February 27, 2013

Panel Featuring Food Fight Author Dan Imhoff to Explore Disconnect in Our Food System Mar. 21

National Author, Michigan Farmers and Advocates Focus on Safe Food 
Contact: Gail Philbin, 312-493-2384, gail.philbin@sierraclub.org

East Lansing, Mich.—Michigan consumers seeking safe, locally-grown, healthy food at farmers markets and other outlets are currently forced to subsidize corporate agricultural giants through taxpayer subsidies. An expert panel sponsored by a new sustainable agriculture coalition, Less = More, will address the situation and opportunities to change the food system and the federal Farm Bill to better serve consumers.

Who:  Daniel Imhoff, Food Fight author/farmer; Gail Hansen, Pew Campaign on Human Health and Industrial Farming; Joe Maxwell, The Humane Society of the United States; Lynn Henning, 2010 Goldman Environmental Prize winner and Sierra Club activist, and Maynard Berry, Michigan sustainable livestock farmer. Note: Panelists are available for interviews. Contact Gail Philbin for details.

When:  7:00 pm, Thursday, March 21, 2013

Where:  B119 Wells Hall, Michigan State University, East Lansing (Wells Hall is at the corner of North Shaw and Red Cedar Roads)

Nationally known author and farmer Daniel Imhoff joins other farmers and experts to explore the disconnect in our food system and how to begin to create a fair playing field for sustainable livestock farmers in the discussion, Less=More: Restoring the Balance to Our Food System.  The event is free and open to the public.  RSVP by Mar. 18 to gail.philbin@sierraclub.org or 312-493-2384.

Most industrial livestock ‘farms’ operate like a factory and confine animals in warehouses or crowded feedlots with no vegetation. Although they generate millions of gallons of waste, these facilities receive substantial taxpayer subsidies even when they pollute the water, air and land through poor disposal of that waste, violating state and federal environmental laws. Meanwhile, farmers with good practices that produce healthy, clean food and don’t harm our natural resources struggle to survive.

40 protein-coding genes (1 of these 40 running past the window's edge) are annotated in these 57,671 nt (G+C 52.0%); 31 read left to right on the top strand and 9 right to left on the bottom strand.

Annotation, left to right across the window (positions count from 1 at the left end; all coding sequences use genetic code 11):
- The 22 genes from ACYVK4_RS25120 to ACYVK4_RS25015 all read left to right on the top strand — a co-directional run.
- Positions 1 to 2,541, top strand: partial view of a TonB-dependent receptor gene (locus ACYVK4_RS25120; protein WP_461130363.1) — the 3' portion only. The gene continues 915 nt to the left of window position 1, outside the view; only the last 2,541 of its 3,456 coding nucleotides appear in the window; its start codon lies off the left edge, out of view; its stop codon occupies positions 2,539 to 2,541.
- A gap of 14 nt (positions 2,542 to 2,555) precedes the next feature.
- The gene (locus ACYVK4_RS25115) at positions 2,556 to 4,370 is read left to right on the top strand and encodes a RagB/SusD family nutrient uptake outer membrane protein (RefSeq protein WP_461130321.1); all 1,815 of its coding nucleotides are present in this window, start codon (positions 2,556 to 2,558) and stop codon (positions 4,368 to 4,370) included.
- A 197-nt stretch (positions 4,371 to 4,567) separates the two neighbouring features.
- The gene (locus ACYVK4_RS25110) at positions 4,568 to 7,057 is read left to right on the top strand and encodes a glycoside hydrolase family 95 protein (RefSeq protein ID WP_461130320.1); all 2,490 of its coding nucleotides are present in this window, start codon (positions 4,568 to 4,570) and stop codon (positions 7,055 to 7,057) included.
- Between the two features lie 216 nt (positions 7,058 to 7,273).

Less=More: Restoring the Balance to Our Food System will look at the economic, environmental and health impacts of polluting livestock factories and how taxpayer subsidies perpetuate their existence. The panel, hosted by a new sustainable agriculture coalition called Less=More, will also look at ways to address the unfair advantage these subsidies give factory farms over sustainable livestock farms, including recommendations from the coalition’s recently released report, Restoring the Balance to Michigan’s Farming Landscape, available at www.MoreforMichigan.org.
Daniel Imhoff, Co-founder of Watershed Media and an author and farmer—Imhoff will discuss the economics of factory farms and the Farm Bill. He is an author, publisher and small-scale farmer in California who has focused for more than 20 years on issues of food, agriculture and the environment. Co-founder of Watershed Media and Wild Farm Alliance, he has written many articles, essays, and books, including Food Fight: The Citizen's Guide to the Next Food and Farm Bill; CAFO: The Tragedy of Industrial Animal Factories, and Farming with the Wild.

Gail Hansen, Senior Officer and Staff Veterinarian, Pew Campaign on Human Health and Industrial Farming, Pew Charitable Trusts—Hansen looks at the role factory farms play in antibiotic resistance and other health impacts. Hansen served as the state epidemiologist and state public health veterinarian for 12 years with the Kansas Department of Health and Environment where her work centered on infectious diseases and developing public health policy. Prior to that, she was a principal investigator and coordinator of blood borne pathogen studies at the Seattle and King County Department of Public Health. She has served on or chaired numerous state and federal infectious disease committees, served as a scientific advisor for national and international conferences and is adjunct faculty at Kansas State University College of Veterinary Medicine. 

Joe Maxwell, President of Outreach and Engagement at The Humane Society of the United States (HSUS)—Maxwell examines the lives of animals and farmers in the factory farm system. He grew up on a family farm in the small town of Rush Hill, Mo., the son of a hard-working family farmer. In his role at The HSUS, he works directly with family farmers, helping them organize into producer groups to open direct markets for their own products. Maxwell is a former president of the Association of Family Farmers, an organization associated with the Agriculture of the Middle Project, and a member of the Organization for Competitive Markets and the Missouri Farmers Union.